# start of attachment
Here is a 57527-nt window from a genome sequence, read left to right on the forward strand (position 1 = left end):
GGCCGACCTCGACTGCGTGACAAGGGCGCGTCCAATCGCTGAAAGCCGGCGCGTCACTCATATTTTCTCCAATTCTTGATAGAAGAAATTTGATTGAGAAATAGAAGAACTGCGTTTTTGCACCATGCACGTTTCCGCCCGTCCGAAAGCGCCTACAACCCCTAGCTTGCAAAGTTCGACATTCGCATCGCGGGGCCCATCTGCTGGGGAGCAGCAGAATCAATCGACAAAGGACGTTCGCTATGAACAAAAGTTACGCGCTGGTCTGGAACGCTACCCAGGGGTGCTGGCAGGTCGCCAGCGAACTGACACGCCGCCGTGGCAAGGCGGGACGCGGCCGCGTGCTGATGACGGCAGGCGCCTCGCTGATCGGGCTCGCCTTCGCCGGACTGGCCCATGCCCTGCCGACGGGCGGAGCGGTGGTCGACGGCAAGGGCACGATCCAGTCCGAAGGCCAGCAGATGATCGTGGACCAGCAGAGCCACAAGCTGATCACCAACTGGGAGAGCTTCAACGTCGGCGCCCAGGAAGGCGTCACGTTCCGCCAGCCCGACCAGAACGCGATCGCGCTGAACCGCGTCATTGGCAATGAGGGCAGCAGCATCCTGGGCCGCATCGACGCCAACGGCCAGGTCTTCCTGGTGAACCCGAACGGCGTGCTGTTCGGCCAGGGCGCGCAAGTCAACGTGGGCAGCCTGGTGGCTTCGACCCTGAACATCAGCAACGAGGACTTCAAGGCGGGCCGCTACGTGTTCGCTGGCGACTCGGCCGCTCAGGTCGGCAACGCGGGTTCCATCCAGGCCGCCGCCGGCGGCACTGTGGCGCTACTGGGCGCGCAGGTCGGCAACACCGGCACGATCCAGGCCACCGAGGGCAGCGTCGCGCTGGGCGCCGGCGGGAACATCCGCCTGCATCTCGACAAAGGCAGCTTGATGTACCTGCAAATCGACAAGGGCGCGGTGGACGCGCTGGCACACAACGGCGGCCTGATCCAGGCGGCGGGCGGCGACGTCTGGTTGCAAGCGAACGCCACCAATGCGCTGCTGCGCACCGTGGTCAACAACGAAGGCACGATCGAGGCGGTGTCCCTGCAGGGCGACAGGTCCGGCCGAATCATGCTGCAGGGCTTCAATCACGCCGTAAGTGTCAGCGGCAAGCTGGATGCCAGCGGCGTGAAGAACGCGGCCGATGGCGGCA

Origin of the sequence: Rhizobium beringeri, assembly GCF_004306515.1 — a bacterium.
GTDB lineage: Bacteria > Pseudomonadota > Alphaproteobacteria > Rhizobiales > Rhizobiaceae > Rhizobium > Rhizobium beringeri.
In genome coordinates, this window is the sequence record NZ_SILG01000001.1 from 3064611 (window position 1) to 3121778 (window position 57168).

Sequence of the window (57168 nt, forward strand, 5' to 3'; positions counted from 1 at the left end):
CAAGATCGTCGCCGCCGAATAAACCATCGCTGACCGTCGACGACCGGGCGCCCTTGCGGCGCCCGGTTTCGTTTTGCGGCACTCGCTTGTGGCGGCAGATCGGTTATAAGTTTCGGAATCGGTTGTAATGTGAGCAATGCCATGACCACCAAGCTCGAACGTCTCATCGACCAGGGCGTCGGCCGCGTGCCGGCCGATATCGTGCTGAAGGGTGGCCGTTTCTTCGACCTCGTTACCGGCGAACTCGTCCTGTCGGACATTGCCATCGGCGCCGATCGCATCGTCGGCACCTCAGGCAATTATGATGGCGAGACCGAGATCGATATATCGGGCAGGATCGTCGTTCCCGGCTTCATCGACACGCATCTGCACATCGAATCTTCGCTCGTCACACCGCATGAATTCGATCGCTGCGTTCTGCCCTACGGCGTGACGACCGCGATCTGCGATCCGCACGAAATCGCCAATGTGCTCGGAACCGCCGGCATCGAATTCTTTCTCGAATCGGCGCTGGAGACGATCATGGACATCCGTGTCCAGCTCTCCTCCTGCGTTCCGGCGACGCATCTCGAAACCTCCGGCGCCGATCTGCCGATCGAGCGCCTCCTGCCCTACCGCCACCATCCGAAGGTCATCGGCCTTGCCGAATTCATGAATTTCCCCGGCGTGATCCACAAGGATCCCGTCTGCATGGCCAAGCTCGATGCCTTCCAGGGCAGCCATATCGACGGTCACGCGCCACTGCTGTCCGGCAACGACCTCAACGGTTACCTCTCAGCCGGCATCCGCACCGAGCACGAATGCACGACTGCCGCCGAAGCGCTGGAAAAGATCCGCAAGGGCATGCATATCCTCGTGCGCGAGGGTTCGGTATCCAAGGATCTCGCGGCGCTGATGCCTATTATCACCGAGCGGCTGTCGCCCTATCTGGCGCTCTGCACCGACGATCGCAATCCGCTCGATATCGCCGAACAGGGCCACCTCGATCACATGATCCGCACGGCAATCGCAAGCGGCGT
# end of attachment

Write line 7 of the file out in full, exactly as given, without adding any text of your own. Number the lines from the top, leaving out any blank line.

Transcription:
CAAGATCGTCGCCGCCGAATAAACCATCGCTGACCGTCGACGACCGGGCGCCCTTGCGGCGCCCGGTTTCGTTTTGCGGCACTCGCTTGTGGCGGCAGATCGGTTATAAGTTTCGGAATCGGTTGTAATGTGAGCAATGCCATGACCACCAAGCTCGAACGTCTCATCGACCAGGGCGTCGGCCGCGTGCCGGCCGATATCGTGCTGAAGGGTGGCCGTTTCTTCGACCTCGTTACCGGCGAACTCGTCCTGTCGGACATTGCCATCGGCGCCGATCGCATCGTCGGCACCTCAGGCAATTATGATGGCGAGACCGAGATCGATATATCGGGCAGGATCGTCGTTCCCGGCTTCATCGACACGCATCTGCACATCGAATCTTCGCTCGTCACACCGCATGAATTCGATCGCTGCGTTCTGCCCTACGGCGTGACGACCGCGATCTGCGATCCGCACGAAATCGCCAATGTGCTCGGAACCGCCGGCATCGAATTCTTTCTCGAATCGGCGCTGGAGACGATCATGGACATCCGTGTCCAGCTCTCCTCCTGCGTTCCGGCGACGCATCTCGAAACCTCCGGCGCCGATCTGCCGATCGAGCGCCTCCTGCCCTACCGCCACCATCCGAAGGTCATCGGCCTTGCCGAATTCATGAATTTCCCCGGCGTGATCCACAAGGATCCCGTCTGCATGGCCAAGCTCGATGCCTTCCAGGGCAGCCATATCGACGGTCACGCGCCACTGCTGTCCGGCAACGACCTCAACGGTTACCTCTCAGCCGGCATCCGCACCGAGCACGAATGCACGACTGCCGCCGAAGCGCTGGAAAAGATCCGCAAGGGCATGCATATCCTCGTGCGCGAGGGTTCGGTATCCAAGGATCTCGCGGCGCTGATGCCTATTATCACCGAGCGGCTGTCGCCCTATCTGGCGCTCTGCACCGACGATCGCAATCCGCTCGATATCGCCGAACAGGGCCACCTCGATCACATGATCCGCACGGCAATCGCAAGCGGCGT